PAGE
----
Currently approved agents in EOC are rucaparib (Rubraca; Clovis Oncology, Inc), niraparib (Zejula; GlaxoSmith-Kline), and Olaparib (Lynparza; AstraZeneca). For rucaparib, the recently reported subgroup analysis in the ARIEL4 trial (NCT02855944) showed an ORR of 47% in the platinum-resistant population.6 In ARIEL4, olaparib has a reported ORR of 31.1%. Further, in the QUADRA trial (NCT02354586), which was evaluating niraparib, investigators reported ORRs of 29% in patients who were platinum resistant and 19% in those who were platinum refractory.7,8
The trials for the later lines of therapy all excluded patients who had received PARP inhibitors in prior lines of therapy. As this class of agents becomes the standard of care in earlier maintenance lines of therapy, further data will be needed to assess whether they retain their activity if patients have already been exposed to PARP inhibitors.
Folate Receptor α
There is still a need to improve the ORR in trials assessing agents for ovarian cancer that give further options to patients without a targetable mutation with currently approved agents. One target for investigation in this area is folate receptor α (FRα), the most widely expressed of several folate receptors. Folate receptors transport folate into cells via a receptor-mediated endocytosis, which then uses the folate in the synthesis of DNA and RNA.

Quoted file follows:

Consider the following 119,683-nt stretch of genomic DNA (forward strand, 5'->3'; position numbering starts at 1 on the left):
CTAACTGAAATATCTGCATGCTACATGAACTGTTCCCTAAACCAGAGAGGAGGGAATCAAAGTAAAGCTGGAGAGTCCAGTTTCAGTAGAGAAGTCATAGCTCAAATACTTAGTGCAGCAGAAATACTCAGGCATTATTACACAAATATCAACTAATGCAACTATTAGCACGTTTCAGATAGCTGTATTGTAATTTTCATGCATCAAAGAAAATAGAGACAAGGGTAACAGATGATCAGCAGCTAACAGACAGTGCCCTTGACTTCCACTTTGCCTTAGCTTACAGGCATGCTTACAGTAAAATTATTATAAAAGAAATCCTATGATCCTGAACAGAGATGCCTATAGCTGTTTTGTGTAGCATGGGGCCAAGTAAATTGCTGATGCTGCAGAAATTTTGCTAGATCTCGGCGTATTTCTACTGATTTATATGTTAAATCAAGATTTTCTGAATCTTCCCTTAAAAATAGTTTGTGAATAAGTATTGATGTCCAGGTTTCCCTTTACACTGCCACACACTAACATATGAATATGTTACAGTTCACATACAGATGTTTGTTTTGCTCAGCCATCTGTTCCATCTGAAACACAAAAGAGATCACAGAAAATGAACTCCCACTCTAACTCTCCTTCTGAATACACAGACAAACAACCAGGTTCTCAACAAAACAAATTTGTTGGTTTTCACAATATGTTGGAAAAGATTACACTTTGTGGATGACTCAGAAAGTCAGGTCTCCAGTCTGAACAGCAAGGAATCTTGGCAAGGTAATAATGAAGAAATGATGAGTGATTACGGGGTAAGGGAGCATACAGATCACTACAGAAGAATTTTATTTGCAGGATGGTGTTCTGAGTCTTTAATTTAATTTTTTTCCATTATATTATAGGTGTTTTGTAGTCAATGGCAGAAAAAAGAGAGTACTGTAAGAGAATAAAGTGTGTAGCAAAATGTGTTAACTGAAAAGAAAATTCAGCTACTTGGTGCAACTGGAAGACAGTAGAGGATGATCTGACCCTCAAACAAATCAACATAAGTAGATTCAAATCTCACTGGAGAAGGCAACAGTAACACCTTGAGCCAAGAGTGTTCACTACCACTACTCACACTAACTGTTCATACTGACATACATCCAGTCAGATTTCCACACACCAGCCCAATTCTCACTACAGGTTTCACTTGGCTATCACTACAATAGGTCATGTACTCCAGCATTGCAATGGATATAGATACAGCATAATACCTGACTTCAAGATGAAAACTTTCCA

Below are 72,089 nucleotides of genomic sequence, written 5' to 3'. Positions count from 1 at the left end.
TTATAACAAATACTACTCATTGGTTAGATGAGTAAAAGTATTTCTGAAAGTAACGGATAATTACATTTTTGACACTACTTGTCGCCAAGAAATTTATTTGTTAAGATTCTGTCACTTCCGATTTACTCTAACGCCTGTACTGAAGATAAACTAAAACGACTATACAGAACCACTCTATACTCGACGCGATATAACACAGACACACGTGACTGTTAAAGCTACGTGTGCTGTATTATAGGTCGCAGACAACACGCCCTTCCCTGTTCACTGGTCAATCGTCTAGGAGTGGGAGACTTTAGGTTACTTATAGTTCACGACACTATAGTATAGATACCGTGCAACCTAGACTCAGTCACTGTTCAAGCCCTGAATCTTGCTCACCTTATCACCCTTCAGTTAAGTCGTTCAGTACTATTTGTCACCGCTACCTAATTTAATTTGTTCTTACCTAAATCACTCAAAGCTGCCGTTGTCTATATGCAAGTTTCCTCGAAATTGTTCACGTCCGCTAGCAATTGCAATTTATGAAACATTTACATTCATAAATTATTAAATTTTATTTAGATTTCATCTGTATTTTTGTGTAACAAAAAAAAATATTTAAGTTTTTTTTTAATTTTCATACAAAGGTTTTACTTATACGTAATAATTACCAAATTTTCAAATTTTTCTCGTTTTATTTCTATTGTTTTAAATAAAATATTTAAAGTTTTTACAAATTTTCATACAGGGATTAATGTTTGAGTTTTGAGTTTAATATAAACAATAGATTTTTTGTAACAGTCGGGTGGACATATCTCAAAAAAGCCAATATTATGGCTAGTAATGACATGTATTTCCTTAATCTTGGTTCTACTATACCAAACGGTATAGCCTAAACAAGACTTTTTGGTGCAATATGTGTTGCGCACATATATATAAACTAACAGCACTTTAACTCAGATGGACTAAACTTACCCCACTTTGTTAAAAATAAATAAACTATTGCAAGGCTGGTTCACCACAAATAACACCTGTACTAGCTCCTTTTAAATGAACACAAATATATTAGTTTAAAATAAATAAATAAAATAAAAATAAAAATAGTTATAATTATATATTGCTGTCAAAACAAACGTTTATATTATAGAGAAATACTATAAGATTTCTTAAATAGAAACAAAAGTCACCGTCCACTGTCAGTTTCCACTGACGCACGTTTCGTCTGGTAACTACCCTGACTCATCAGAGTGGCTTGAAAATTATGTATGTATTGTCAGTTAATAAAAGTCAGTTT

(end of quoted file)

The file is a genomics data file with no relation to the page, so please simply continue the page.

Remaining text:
FRα is an exciting tar get, as it is expressed in over 80% of ovarian tumors, and its distribution in normal cells is limited. The luminal cells it is expressed in (eg, choroid plexus, kidney, lung, and placenta) are generally inaccessible to circulation, except for the tubules of the kidney, limiting the off-target effect of IV-administered drugs. As FRα-targeted agents are generally bound to macromolecules that are excluded from glomerular filtration, renal toxicities are expected to be limited, and initial safety data support that.9,10
Initial research targeting FRα looked at small molecule–folate conjugates (vintafolide) and FRα-directed monoclonal antibodies, such as farletuzumab (MORAb-003). Although they had promising phase 2 trials, both approaches failed in phase 3 trials.9 However, antibody-drug conjugates (ADCs) have shown more promise. Currently, mirvetuximab soravtansine (IMGN853), an ADC, is on fast-track approval with the FDA for ovarian cancers after a recent readout of data from the phase 3 SORAYA trial (NCT04296890).